A very dangerous bill has made alarming progress in Albany the last few legislative sessions and I fear more of the same in the next session. It masks itself as offering consumers in financial need a lifeline, but in reality it threatens New Yorkers' single greatest financial protection. The "short-term financial services loan act" would end New York's interest rate cap of 25 percent to facilitate perhaps the most damaging predatory consumer loan there is: the payday loan. This bill offers the quicksand of successive loans, coupled with sky-rocketing interest rates. What's worse, these loans would be sold by check cashers, who are angling to enter the predatory lending game.
In fact, industry lobbyists would not only override the State's interest rate cap for the first time, but they wrote the bill in a way that purposefully declines to even set a new cap.
The industry claims that payday loans can be a responsible short-term loan business model and that customers are often able to repay their loans because they're due on payday. But in March the Center for Responsible Lending (CRL) released a study that found that most consumers actually get hooked into a cycle of borrowing and repaying, only to have to borrow again as the interest piles up. According to CRL, 12 million Americans are trapped every year in a cycle of 400 percent interest payday loans.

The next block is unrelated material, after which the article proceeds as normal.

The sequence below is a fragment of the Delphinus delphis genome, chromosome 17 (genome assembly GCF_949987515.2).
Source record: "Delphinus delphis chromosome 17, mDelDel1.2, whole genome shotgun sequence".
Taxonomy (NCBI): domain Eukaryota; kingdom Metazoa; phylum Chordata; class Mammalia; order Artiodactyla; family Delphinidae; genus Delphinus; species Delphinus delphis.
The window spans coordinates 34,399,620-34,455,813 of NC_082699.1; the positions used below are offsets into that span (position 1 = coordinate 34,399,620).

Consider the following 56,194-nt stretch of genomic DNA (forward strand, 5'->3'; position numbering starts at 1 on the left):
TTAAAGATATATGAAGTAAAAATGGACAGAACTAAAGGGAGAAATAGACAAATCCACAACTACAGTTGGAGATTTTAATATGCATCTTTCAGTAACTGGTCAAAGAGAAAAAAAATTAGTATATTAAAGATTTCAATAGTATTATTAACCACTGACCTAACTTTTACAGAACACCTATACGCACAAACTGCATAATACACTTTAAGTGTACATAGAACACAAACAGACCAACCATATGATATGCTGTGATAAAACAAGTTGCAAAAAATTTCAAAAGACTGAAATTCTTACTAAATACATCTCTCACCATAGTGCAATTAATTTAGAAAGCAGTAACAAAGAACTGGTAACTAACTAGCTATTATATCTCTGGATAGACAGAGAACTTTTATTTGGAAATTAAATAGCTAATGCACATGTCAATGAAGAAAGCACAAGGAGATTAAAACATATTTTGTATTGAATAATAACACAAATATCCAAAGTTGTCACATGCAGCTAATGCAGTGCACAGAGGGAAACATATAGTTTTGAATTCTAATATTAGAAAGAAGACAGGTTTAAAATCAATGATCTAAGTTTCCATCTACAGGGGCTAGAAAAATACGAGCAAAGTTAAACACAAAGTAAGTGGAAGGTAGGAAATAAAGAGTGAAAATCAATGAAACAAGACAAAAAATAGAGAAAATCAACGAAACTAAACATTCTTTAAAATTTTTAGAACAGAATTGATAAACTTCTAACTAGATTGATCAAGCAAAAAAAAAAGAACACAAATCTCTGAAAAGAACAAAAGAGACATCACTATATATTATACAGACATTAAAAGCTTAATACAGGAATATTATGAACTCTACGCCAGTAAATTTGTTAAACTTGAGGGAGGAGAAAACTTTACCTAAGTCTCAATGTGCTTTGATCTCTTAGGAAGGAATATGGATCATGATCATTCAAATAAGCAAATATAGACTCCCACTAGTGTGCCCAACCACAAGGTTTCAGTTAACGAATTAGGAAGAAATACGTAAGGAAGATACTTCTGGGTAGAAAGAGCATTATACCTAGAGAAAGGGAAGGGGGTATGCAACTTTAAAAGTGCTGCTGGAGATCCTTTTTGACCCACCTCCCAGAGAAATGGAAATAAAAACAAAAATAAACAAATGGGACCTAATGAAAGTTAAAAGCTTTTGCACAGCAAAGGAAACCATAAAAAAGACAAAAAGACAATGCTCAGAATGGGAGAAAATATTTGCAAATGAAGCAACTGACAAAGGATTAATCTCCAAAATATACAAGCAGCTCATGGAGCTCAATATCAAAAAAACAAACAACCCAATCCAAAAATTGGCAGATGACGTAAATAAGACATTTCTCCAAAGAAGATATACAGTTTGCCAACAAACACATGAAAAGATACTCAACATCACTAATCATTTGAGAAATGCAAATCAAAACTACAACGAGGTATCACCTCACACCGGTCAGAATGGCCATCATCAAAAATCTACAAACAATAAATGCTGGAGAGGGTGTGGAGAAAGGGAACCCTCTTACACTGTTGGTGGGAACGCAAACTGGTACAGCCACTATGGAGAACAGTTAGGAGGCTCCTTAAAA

Another concern is that check cashers are only regulated by the Banking Department to ensure certain disclosures and fees that pertain to cashing checks. There are no regulations to ensure these are safe, responsible loans, legally marketed and sold.
Payday lenders also spend a tremendous amount of money to ensure that their customers become "regulars." It's common practice for them to call their clients on a weekly basis offering cash to "get by" or to suggest they take $500 instead of $100 "just to be on the safe side." The reality is that as more Americans fall behind on their payments, the industry has grown rapidly, and in the last few years has made record profits from more than $42 billion in loans.
Consumers in need of short-term loans can turn to community development credit unions and other nonprofit, regulated lenders whose mission is to serve the community. In New York City, consumers also have widespread access to free, one-on-one, professional financial counseling at the City's Financial Empowerment Centers.
At our Financial Empowerment Centers, 56 percent of our clients come to us because of debt and 49 percent of city households currently have more than $4,000 in credit card debt. As the economy struggles to its feet, the last thing that New Yorkers need is a new pathway into debt. Let's prevent payday loans' predatory grasp from reaching New Yorkers by telling our legislators that we oppose this bill.
Jonathan Mintz is the commissioner of the New York City Department of Consumer Affairs.